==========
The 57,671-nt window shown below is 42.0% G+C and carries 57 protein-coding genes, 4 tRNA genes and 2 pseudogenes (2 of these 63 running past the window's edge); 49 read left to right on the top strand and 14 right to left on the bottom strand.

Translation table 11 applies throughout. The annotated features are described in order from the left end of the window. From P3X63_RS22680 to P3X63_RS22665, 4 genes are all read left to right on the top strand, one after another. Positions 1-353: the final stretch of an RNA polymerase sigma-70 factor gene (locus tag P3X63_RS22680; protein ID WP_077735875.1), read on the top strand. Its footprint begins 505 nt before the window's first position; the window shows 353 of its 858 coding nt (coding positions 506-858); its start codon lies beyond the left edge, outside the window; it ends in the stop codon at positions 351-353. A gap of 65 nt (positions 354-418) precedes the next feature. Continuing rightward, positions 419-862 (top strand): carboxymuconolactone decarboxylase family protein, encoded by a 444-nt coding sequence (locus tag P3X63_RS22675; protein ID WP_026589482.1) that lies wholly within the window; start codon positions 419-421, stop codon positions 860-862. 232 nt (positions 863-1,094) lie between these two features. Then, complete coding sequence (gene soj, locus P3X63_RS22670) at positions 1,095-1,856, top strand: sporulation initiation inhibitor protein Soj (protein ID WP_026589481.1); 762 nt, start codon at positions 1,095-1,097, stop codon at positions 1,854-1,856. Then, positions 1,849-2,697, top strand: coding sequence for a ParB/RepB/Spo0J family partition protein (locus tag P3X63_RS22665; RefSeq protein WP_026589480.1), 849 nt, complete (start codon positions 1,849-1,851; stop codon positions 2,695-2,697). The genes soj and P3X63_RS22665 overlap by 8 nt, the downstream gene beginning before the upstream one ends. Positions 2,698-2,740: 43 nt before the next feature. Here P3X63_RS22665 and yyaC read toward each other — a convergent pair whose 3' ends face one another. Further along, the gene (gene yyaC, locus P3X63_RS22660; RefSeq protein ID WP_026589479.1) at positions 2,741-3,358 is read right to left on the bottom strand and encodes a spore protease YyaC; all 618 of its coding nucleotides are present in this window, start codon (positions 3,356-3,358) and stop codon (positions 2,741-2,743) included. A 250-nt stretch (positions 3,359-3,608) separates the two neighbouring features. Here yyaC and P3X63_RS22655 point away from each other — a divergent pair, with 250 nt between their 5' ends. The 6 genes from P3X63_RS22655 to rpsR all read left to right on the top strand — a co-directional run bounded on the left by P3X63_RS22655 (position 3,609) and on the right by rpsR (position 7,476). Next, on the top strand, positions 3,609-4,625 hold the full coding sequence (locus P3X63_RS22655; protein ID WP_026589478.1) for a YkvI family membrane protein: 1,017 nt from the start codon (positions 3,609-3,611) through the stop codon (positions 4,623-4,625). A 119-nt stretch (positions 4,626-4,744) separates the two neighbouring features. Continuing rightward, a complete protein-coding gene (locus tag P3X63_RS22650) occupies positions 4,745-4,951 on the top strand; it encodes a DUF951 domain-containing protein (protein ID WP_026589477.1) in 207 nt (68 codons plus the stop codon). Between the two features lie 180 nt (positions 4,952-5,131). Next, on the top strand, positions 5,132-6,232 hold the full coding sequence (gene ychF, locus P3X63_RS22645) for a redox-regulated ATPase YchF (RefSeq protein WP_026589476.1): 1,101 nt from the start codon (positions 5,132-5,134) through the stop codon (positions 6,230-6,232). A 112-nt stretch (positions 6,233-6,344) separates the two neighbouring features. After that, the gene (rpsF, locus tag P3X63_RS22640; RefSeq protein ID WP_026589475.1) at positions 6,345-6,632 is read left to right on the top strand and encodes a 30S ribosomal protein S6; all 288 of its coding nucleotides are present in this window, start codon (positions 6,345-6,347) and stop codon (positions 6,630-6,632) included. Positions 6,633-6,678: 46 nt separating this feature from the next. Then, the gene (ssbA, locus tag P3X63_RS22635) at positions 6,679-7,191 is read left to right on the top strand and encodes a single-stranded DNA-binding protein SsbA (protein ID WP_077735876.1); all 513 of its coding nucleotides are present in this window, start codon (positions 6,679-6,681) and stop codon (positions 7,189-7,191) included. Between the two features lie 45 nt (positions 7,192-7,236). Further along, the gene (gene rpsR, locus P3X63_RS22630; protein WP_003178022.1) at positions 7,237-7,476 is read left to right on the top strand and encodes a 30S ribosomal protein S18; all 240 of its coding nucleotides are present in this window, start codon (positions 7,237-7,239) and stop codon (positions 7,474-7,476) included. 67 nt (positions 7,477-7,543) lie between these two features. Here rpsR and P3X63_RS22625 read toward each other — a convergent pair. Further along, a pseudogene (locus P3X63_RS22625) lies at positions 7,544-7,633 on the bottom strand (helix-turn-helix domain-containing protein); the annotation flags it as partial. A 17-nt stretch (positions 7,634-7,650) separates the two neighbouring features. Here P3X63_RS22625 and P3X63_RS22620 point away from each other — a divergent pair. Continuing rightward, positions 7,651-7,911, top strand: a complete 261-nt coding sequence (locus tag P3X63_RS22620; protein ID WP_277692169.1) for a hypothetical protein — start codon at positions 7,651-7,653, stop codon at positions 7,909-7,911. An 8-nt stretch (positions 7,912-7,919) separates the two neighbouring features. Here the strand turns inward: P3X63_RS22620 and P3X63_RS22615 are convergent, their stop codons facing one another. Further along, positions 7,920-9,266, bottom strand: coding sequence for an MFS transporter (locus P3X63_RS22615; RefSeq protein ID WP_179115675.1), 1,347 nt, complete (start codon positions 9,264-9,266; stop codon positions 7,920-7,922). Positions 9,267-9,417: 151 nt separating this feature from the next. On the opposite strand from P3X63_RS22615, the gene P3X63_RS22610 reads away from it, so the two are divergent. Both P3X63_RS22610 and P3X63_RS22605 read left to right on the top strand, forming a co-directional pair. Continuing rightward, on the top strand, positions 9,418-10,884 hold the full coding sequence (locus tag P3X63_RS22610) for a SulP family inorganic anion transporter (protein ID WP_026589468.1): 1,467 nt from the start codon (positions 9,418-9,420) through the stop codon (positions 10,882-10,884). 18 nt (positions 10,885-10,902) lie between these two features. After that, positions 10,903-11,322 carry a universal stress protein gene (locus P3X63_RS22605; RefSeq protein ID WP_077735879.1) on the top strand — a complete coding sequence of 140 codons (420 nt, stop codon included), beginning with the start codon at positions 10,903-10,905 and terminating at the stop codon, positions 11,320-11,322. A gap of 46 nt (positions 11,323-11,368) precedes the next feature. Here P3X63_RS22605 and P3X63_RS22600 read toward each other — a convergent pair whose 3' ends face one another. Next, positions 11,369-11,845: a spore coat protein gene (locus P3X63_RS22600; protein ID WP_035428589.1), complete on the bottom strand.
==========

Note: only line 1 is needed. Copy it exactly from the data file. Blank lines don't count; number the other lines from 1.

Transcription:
The 57,671-nt window shown below is 42.0% G+C and carries 57 protein-coding genes, 4 tRNA genes and 2 pseudogenes (2 of these 63 running past the window's edge); 49 read left to right on the top strand and 14 right to left on the bottom strand.